Bulgaria’s economic growth in the second quarter of 2021 is unusually strong – 9.6% on an annual basis, according to the express estimates of the National Statistical Institute (NSI). However, this is not a surprise given the drastic decline in GDP during the crisis in April and May last year.

On a quarterly basis, however, the increase is much more modest – only 0.4% compared to the first months of this year. This is well below the reported average 2% and 1.9% GDP growth in the EU and the euro area, respectively, and is among the weakest changes on a quarterly basis in the union. But the difference can be explained by the fact that large economies in Europe contracted in the first quarter due to pandemic measures and the EU average declined, while in Bulgaria GDP rose by 2.5% on a quarterly basis.

Most macroeconomic forecasts have been revised upwards in recent weeks and rely on Bulgarian GDP growth of over 4% for 2021. However, the risks are increasing – political uncertainty, pandemic development, and growing international instability could threaten the economic recovery.

The big driver of the economy in the second quarter seems to be consumption again – with the growth of 6.7% on an annual basis and 2.5% on a quarterly basis. A significant factor for the higher level is probably the lifting of restrictions against the spread of the coronavirus in the period April – June, increased wages in the public sphere, and the improving labor market. In turn, better prospects for the economy in the future will give additional confidence to households to spend their disposable income.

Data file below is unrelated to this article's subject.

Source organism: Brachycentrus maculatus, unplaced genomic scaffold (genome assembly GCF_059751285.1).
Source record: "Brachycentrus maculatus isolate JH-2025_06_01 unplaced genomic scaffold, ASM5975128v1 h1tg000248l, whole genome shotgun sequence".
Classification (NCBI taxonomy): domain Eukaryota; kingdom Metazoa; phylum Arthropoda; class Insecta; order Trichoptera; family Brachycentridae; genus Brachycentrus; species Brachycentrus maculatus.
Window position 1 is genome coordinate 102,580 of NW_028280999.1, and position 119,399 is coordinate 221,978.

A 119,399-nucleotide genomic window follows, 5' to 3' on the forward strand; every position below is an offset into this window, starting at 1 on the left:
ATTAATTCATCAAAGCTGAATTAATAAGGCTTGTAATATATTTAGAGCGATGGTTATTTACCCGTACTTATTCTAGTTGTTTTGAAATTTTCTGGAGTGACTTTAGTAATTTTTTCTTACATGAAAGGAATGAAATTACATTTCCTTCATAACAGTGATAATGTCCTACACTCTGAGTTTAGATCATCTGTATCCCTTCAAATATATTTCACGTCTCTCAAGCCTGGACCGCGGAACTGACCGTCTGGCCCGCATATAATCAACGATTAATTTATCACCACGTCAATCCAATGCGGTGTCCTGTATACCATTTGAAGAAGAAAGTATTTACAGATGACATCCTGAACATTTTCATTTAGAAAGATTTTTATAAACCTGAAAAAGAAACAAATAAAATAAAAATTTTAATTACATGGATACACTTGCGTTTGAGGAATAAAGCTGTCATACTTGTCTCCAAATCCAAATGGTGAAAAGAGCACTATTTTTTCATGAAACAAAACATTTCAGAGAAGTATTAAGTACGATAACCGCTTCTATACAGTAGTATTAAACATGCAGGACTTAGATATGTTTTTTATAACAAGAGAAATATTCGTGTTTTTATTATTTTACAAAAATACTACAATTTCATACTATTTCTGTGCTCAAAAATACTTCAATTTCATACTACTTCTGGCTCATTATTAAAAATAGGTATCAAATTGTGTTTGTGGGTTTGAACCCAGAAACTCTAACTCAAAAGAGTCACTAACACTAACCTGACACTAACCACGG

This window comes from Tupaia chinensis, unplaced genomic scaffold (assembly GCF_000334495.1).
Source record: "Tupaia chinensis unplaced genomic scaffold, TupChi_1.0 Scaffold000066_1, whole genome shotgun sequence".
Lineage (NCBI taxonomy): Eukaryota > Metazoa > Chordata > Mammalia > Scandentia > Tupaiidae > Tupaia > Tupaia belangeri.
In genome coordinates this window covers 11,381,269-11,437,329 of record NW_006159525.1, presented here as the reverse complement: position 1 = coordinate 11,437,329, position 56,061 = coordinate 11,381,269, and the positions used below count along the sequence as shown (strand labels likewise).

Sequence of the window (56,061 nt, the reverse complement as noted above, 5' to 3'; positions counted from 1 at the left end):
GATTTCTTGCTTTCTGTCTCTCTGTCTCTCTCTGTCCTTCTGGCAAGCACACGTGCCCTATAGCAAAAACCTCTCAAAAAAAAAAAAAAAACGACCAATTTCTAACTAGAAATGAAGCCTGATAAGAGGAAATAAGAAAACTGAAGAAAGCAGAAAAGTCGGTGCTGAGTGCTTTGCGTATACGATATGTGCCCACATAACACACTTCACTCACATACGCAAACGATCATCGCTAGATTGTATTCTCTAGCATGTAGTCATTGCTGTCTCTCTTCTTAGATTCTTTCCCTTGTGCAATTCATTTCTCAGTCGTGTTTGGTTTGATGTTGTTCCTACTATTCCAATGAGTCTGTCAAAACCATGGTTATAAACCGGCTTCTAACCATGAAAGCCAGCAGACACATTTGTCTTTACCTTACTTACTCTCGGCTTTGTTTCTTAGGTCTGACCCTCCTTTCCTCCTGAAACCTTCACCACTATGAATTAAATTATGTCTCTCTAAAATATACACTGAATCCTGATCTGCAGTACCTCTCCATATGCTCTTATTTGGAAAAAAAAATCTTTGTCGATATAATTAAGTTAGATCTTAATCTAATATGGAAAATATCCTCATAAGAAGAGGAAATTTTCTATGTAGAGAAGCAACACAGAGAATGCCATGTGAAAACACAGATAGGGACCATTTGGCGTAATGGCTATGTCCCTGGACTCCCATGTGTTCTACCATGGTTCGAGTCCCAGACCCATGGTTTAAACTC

Investment is also up in the second quarter – the gross fixed capital formation indicator increased by 4.2% on an annual basis and 0.6% on a quarterly basis. Most macroeconomic forecasts call for investment growth to accelerate due to the European Recovery Plan, but Bulgaria has not yet submitted it. It is possible that this year will be relatively weak for the country, given the political instability, because uncertainty about the future of economic policies in the country is holding back some investment plans of companies.

Foreign trade contracted slightly in the second quarter – exports of goods and services decreased by 0.6% on a quarterly basis, while imports contracted by 0.7%. However, current price data show an increase in both goods and services, which means that much of this growth is likely to be due to inflation. On an annual basis, however, the increase was in double digits – 20.3% for exports of goods and services and as much as 28.6% for imports.